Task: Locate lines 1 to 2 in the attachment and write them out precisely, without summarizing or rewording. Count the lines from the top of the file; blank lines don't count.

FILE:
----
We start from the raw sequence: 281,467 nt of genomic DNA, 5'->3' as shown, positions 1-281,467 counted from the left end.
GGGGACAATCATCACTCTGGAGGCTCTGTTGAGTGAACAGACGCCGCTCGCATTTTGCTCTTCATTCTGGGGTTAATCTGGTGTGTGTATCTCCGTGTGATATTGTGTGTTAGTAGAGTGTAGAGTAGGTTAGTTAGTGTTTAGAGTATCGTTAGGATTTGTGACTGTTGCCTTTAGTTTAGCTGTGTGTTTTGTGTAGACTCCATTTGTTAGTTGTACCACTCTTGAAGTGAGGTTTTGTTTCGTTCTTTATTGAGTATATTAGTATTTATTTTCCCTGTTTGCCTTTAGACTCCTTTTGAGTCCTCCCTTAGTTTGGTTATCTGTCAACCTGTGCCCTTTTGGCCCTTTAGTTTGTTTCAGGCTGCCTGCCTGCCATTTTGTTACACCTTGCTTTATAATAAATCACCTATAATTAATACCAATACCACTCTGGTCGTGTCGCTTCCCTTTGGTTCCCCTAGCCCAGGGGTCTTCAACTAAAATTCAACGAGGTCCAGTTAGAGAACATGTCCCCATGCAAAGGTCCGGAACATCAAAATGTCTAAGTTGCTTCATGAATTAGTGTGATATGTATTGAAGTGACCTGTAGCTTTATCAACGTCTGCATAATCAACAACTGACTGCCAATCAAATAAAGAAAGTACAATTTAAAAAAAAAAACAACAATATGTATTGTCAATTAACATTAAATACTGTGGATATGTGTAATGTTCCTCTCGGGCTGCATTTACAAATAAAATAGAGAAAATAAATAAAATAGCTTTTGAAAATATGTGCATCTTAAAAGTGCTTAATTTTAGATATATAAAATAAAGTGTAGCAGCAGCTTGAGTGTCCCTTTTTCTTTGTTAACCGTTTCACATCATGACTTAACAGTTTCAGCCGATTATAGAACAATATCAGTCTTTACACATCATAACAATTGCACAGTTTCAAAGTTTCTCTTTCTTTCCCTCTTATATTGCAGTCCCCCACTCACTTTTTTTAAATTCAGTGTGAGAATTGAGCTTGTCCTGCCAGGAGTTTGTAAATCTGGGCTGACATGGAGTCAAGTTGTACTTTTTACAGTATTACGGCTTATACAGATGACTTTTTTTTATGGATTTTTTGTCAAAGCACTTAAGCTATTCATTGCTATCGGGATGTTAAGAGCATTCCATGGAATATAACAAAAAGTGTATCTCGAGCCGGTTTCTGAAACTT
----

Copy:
We start from the raw sequence: 281,467 nt of genomic DNA, 5'->3' as shown, positions 1-281,467 counted from the left end.
GGGGACAATCATCACTCTGGAGGCTCTGTTGAGTGAACAGACGCCGCTCGCATTTTGCTCTTCATTCTGGGGTTAATCTGGTGTGTGTATCTCCGTGTGATATTGTGTGTTAGTAGAGTGTAGAGTAGGTTAGTTAGTGTTTAGAGTATCGTTAGGATTTGTGACTGTTGCCTTTAGTTTAGCTGTGTGTTTTGTGTAGACTCCATTTGTTAGTTGTACCACTCTTGAAGTGAGGTTTTGTTTCGTTCTTTATTGAGTATATTAGTATTTATTTTCCCTGTTTGCCTTTAGACTCCTTTTGAGTCCTCCCTTAGTTTGGTTATCTGTCAACCTGTGCCCTTTTGGCCCTTTAGTTTGTTTCAGGCTGCCTGCCTGCCATTTTGTTACACCTTGCTTTATAATAAATCACCTATAATTAATACCAATACCACTCTGGTCGTGTCGCTTCCCTTTGGTTCCCCTAGCCCAGGGGTCTTCAACTAAAATTCAACGAGGTCCAGTTAGAGAACATGTCCCCATGCAAAGGTCCGGAACATCAAAATGTCTAAGTTGCTTCATGAATTAGTGTGATATGTATTGAAGTGACCTGTAGCTTTATCAACGTCTGCATAATCAACAACTGACTGCCAATCAAATAAAGAAAGTACAATTTAAAAAAAAAAACAACAATATGTATTGTCAATTAACATTAAATACTGTGGATATGTGTAATGTTCCTCTCGGGCTGCATTTACAAATAAAATAGAGAAAATAAATAAAATAGCTTTTGAAAATATGTGCATCTTAAAAGTGCTTAATTTTAGATATATAAAATAAAGTGTAGCAGCAGCTTGAGTGTCCCTTTTTCTTTGTTAACCGTTTCACATCATGACTTAACAGTTTCAGCCGATTATAGAACAATATCAGTCTTTACACATCATAACAATTGCACAGTTTCAAAGTTTCTCTTTCTTTCCCTCTTATATTGCAGTCCCCCACTCACTTTTTTTAAATTCAGTGTGAGAATTGAGCTTGTCCTGCCAGGAGTTTGTAAATCTGGGCTGACATGGAGTCAAGTTGTACTTTTTACAGTATTACGGCTTATACAGATGACTTTTTTTTATGGATTTTTTGTCAAAGCACTTAAGCTATTCATTGCTATCGGGATGTTAAGAGCATTCCATGGAATATAACAAAAAGTGTATCTCGAGCCGGTTTCTGAAACTT